Amazon sales pop as Kindle books overtake paperbacksThe U.S. Kindle Store now has more than 810,000 books. By Julianne Pepitone, staff reporterJanuary 27, 2011: 5:37 PM ET
NEW YORK (CNNMoney) -- OK, bookworms, now you can declare Armageddon: Kindle e-books have overtaken paperback books as the bestselling type of content in Amazon's bookstore.
Amazon made waves when it announced in July that Kindle content was outselling hardcover books. But industry analysts quickly dismissed that milestone, pointing out that paperback books sell far more copies than pricier hardcovers.
E-books have now vanquished their paperback rivals as well.
"This milestone has come even sooner than we expected -- and it's on top of continued growth in paperback sales," Amazon CEO Jeff Bezos said in a prepared statement.
In fact, for every 100 paperback books sold, Amazon has sold 115 Kindle books since the beginning of the year, the company said.
Amazon reported record quarterly sales of $13 billion for the three months that ended Dec. 31, up 36% compared to last year. Earnings also topped Wall Street's estimates, with net income of $416 million, or 91 cents a share.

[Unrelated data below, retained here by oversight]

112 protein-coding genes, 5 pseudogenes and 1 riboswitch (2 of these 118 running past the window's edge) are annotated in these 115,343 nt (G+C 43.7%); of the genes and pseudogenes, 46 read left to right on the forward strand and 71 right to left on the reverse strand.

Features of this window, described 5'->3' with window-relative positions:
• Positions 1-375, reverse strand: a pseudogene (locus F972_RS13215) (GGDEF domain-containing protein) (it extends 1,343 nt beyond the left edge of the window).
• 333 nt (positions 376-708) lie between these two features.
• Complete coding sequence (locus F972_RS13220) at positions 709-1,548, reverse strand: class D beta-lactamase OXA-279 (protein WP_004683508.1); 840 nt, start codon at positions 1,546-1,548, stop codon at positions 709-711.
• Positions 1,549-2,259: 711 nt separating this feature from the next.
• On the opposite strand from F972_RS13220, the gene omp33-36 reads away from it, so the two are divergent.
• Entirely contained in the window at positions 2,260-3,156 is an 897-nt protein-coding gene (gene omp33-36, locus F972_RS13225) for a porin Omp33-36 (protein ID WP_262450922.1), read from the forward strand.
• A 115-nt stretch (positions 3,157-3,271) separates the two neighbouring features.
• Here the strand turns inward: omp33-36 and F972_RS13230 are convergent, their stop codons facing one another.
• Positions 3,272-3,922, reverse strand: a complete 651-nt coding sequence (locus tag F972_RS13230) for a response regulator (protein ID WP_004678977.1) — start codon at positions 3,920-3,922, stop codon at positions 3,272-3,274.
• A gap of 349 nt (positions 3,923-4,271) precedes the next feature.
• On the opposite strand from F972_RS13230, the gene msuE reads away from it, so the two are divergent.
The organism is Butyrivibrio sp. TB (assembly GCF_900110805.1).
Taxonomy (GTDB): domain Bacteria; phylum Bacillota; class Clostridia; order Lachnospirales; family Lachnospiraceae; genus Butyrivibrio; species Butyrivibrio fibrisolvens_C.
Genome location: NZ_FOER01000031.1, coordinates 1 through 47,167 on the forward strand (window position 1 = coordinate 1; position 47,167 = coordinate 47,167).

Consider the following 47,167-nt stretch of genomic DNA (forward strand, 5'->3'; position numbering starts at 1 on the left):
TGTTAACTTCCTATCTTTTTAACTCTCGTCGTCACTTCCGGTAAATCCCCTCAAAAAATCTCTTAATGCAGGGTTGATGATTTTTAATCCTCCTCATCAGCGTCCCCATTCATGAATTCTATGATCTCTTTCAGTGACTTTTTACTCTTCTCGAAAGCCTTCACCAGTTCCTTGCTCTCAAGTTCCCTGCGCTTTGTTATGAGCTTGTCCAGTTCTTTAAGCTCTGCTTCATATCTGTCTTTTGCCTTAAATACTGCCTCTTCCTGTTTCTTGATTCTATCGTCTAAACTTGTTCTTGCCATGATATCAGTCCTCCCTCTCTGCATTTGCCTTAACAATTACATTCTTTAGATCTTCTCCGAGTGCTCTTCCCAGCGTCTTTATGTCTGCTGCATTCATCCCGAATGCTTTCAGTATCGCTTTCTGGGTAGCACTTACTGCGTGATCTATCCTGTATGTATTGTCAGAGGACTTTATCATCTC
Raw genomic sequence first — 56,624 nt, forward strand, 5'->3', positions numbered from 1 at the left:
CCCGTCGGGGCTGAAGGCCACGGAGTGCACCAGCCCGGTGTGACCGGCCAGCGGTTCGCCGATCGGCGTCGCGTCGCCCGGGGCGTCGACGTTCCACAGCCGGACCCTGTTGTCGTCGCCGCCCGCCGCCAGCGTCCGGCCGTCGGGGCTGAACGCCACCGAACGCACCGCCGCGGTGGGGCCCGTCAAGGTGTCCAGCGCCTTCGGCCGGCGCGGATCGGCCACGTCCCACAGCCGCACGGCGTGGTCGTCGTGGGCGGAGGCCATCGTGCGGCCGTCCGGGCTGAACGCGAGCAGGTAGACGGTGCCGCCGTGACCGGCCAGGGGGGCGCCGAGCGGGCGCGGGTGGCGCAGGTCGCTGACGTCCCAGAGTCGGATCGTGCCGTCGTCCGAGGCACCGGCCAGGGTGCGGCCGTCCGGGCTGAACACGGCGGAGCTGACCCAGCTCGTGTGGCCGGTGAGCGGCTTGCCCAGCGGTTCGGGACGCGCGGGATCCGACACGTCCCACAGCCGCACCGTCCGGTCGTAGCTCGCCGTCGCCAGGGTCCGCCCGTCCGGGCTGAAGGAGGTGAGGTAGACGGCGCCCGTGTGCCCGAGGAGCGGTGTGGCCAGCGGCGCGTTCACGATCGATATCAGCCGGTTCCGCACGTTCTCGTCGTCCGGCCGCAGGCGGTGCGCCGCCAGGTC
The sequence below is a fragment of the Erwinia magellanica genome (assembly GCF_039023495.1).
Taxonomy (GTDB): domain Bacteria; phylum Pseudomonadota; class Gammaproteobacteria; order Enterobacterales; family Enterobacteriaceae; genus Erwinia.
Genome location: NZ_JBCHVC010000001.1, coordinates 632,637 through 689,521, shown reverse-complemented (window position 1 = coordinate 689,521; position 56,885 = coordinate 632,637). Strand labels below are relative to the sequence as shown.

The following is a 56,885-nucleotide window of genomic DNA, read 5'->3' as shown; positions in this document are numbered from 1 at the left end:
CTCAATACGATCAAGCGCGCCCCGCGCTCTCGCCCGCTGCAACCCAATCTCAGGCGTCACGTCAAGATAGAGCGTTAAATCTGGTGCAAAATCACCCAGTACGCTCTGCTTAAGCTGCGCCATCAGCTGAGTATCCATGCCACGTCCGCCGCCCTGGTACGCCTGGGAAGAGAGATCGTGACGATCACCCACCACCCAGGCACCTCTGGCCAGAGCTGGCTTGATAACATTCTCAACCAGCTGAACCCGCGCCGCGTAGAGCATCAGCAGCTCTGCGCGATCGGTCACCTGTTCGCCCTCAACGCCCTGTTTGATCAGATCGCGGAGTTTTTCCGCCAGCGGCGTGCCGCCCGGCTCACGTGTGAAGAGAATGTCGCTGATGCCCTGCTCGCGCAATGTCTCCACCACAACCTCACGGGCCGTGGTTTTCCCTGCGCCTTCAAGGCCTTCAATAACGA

Analysts polled by Thomson Reuters were looking for 88 cents a share on $13 billion in revenue.
Sales in the Canada and the United States jumped almost 50% from a year ago, while international sales climbed 26%.
Though the results were solid, investors were rattled by the online retailer's guidance for the current quarter.
Amazon expects sales to come in between $9.1 billion and $9.9 billion, but it anticipates that its operating income will decline. It set a very wide range for its forecast, saying it expects operating income of $260 million to $385 million -- which would be down a mild 2% or a whopping 34% compared to last year.
For the full year, the Seattle-based company booked a profit of $1.15 billion, up 28% from 2009, as sales increased 40% to $34.2 billion
Amazon has never revealed sales figures for the Kindle. Price cuts late last year brought the most basic version down to $139, and Kindle apps are now available now for a wide variety of devices -- including the iPhone, iPad as well as BlackBerry and Android phones.
First Published: January 27, 2011: 5:01 PM ET
So, what do you think? Will there come a day in the foreseeable future when "turning the page" is always "pushing the button?"